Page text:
Factors That Encourage Yeast Overgrowth
Yeast overgrowth can be triggered by a number of things. These include a high-sugar, high trans-fat, low-fiber diet, impaired immunity, use of drugs like antibiotics, birth control pills, estrogen, and steroids like prednisone, and psychological stress.
Frequent use of antibiotics disrupts the normal balance between healthy bugs in the gut (lactobacillus, bifidobacter, E. coli) and other potentially dangerous bugs, including yeasts, bacteria and occasionally parasites. These bad bugs are usually present in small numbers in the digestive system. But when the good bugs are killed by antibiotics or not fed with adequate fiber or the bad guys are fueled with too much sugar, or the gut’s delicate ecosystem is damaged by too much stress, then yeasts and other noxious agents take over.
For many individuals it is the load of toxic heavy metals (mercury, lead etc) in the gut that encourages yeast overgrowth. Get a toxic metal evaluation – at least 2/3 of individuals have serious heavy metal toxicity.
- Avoid all sugars including honey, fructose corn syrup. Replace sugar with Xylitol or Stevia.
- Omit all dried fruits (raisins, dates etc), pineapple, tropical fruits (including pineapple) melons and all fruit juices. Limit other fruits to one per day. Vegetable juice is perfectly fine
- Avoid all refined carbohydrates especially those made with yeast – such as bread, bagels, muffins – and all cereal and pasta made with white flour, white rice and corn.
- For most people consuming fewer grains will improve their health. But when used, by all means select whole grain sources – whole wheat, brown rice etc.
- Most root (starchy) vegetables, including potatoes, convert to sugar quite rapidly and should be avoided. Sweet potatoes (without the brown sugar) can be an exception. Peanuts and peanut butter are very often contaminated with mold and should be avoided.
- Choose lean, quality protein at each meal such as chicken/turkey breast (organic when available), lean beef (grass-fed beef is highly recommended), fish (wild, not farmed, Alaskan salmon, sardines, cod etc), eggs and whey protein. You want to increase the amount of omega 3 fatty acids found in cold water fish as above but also found in a limited amount in flaxseed, walnuts and pumpkin seeds.
- Limit or best to omit, all foods with Trans fats, hydrogenated vegetable oils, margarine and shortening. Cook with olive or coconut oil.
- Use 5 or more servings of vegetables daily which can include green drinks.
- Drink at least 2 quarts of pure water , add a couple of cups of green tea and no alcoholic beverages
- Good snacks are nuts, celery with almond butter, healthy protein bars and boiled eggs.
• Oregano — Oil of oregano has many antibacterial and antifungal properties.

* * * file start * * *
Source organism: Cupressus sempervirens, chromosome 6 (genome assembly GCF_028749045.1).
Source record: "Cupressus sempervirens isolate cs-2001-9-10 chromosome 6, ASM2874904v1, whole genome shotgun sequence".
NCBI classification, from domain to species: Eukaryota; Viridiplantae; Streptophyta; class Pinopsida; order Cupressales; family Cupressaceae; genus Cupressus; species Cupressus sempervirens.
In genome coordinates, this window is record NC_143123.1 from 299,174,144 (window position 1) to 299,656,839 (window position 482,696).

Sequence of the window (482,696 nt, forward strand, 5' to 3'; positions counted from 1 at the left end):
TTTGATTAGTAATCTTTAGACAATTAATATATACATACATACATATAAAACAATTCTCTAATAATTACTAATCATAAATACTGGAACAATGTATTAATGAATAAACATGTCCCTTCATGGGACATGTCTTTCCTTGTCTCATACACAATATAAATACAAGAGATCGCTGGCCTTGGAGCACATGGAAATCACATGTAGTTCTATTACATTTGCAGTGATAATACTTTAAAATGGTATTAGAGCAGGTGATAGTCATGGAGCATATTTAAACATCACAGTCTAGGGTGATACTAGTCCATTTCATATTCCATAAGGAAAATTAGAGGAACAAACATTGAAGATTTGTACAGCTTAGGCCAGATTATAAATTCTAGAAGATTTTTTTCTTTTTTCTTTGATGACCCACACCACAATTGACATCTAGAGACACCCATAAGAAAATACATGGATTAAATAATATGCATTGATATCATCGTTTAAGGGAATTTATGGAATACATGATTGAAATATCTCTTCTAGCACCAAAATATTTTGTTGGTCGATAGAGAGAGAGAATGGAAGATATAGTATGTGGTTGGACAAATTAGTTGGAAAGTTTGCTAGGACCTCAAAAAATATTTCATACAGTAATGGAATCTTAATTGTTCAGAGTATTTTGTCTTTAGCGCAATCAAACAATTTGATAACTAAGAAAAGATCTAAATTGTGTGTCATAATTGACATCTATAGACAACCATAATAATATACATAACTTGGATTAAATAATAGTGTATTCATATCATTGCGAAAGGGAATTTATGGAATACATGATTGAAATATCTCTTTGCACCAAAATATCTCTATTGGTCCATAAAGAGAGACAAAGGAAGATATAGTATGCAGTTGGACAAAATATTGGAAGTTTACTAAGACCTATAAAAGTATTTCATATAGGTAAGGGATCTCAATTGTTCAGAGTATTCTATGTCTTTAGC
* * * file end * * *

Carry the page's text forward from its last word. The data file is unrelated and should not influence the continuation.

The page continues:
• Garlic — Fresh, crushed garlic is a potent antimicrobial and immune booster.
• Grapefruit seed extract — The phytochemicals in citrus seeds have been found to have potent antimicrobial properties.
• Berberine — This potent yellow plant extract comes from goldenseal and barberry
• Tannins — These are the astringent compounds found in tea and the bark of trees.
• Undecylenate — This chemical compound is a potent antifungal.
• Isatis tinctoria — This Chinese herb can be a useful adjunct to treating intestinal imbalances.
• Caprylic acid — This is another useful compound for treating yeast.
Probiotics – Take at least 10 to 20 billion live organisms a day of lactobacillus and bifidobacter species. A special “yeast against yeast” probiotic called saccharomyces boulardii (Florestor) can be very safe and effective in controlling yeast and often by itself – but don’t take any of the above supplements with it.
Charcoal and Fiber – You should also consider taking two to three activated charcoal capsules every four to six hours during the day or a soluble fiber supplement that contains guar gum, alginates, psyllium seed, or pectin to bind to yeast toxins and facilitate their natural release.
Symptoms of Yeast overgrowth
Although symptoms of yeast overgrowth are similar to those of many other conditions, you may have a yeast problem if you have these problems:
Please Note: The overgrowth of yeast in the intestinal track will often lead to an increase of intestinal permeability which in turn leads to (among other things) food allergies or sensitivities. Many symptoms of Candidiasis are very similar to symptoms of food sensitivities. You may need to consider the very good possibility of a food sensitivity problem if the yeast problem is a chronic one. Check with your health care professional to determine the differences and appropriate therapeutic solutions
• Chronic fatigue
• Loss of energy
• General malaise
• Decreased libido
• Bloating and gas
• Intestinal cramps
• Rectal itching
• Altered bowel function such as diarrhea or constipation
• Yeast infections
• Frequent bladder infections
• Interstitial cystitis (irritable bladder)
• Menstrual irregularities like pain, bleeding, etc.
• Premenstrual syndrome
• Thyroid dysfunction
Nervous System Complaints
• Inability to concentrate
Immune System Complaints
• Chemical sensitivities
• Low immune function
• Chronic yeast infections
• Chronic antibiotic use for infections or acne
• Oral birth control pill usage
• Oral steroid hormone usage
• Sensitivity to foods, chemicals, or other allergens
• Irritable bowel syndrome
• Craving for foods rich in carbohydrates or yeast
The above information is not intended as a substitute for your health care provider. It is not intended as a means to cure, treat, prevent, diagnose or mitigate any disease. For all medical problems you should consult your primary care provider. You can use this support information to support his/her evaluation and treatment as per their discretion